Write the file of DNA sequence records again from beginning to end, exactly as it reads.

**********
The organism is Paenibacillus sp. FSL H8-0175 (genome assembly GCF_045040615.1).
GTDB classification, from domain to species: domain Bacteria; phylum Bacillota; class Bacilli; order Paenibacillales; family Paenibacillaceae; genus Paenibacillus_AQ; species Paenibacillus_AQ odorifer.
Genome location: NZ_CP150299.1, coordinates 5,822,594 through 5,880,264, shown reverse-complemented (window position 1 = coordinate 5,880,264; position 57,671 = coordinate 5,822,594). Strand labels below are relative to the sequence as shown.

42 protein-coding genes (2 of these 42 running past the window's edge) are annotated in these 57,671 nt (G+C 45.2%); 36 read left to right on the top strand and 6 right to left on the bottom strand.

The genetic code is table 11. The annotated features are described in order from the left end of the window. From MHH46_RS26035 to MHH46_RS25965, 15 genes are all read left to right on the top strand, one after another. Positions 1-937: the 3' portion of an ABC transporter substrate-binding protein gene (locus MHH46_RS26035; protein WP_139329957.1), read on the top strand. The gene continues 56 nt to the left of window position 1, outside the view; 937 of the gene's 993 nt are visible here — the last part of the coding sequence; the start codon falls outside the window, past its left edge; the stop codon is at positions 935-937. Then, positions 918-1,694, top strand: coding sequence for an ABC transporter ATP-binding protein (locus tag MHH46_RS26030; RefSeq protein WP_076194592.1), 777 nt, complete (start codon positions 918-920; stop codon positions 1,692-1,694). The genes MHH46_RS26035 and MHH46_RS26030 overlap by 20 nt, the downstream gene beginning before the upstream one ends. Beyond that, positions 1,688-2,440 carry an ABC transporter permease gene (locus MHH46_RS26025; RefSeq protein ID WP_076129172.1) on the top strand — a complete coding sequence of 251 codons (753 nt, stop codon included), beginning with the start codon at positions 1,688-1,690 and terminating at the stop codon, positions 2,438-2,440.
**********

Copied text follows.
The organism is Paenibacillus sp. FSL H8-0175 (genome assembly GCF_045040615.1).
GTDB classification, from domain to species: domain Bacteria; phylum Bacillota; class Bacilli; order Paenibacillales; family Paenibacillaceae; genus Paenibacillus_AQ; species Paenibacillus_AQ odorifer.
Genome location: NZ_CP150299.1, coordinates 5,822,594 through 5,880,264, shown reverse-complemented (window position 1 = coordinate 5,880,264; position 57,671 = coordinate 5,822,594). Strand labels below are relative to the sequence as shown.

42 protein-coding genes (2 of these 42 running past the window's edge) are annotated in these 57,671 nt (G+C 45.2%); 36 read left to right on the top strand and 6 right to left on the bottom strand.

The genetic code is table 11. The annotated features are described in order from the left end of the window. From MHH46_RS26035 to MHH46_RS25965, 15 genes are all read left to right on the top strand, one after another. Positions 1-937: the 3' portion of an ABC transporter substrate-binding protein gene (locus MHH46_RS26035; protein WP_139329957.1), read on the top strand. The gene continues 56 nt to the left of window position 1, outside the view; 937 of the gene's 993 nt are visible here — the last part of the coding sequence; the start codon falls outside the window, past its left edge; the stop codon is at positions 935-937. Then, positions 918-1,694, top strand: coding sequence for an ABC transporter ATP-binding protein (locus tag MHH46_RS26030; RefSeq protein WP_076194592.1), 777 nt, complete (start codon positions 918-920; stop codon positions 1,692-1,694). The genes MHH46_RS26035 and MHH46_RS26030 overlap by 20 nt, the downstream gene beginning before the upstream one ends. Beyond that, positions 1,688-2,440 carry an ABC transporter permease gene (locus MHH46_RS26025; RefSeq protein ID WP_076129172.1) on the top strand — a complete coding sequence of 251 codons (753 nt, stop codon included), beginning with the start codon at positions 1,688-1,690 and terminating at the stop codon, positions 2,438-2,440.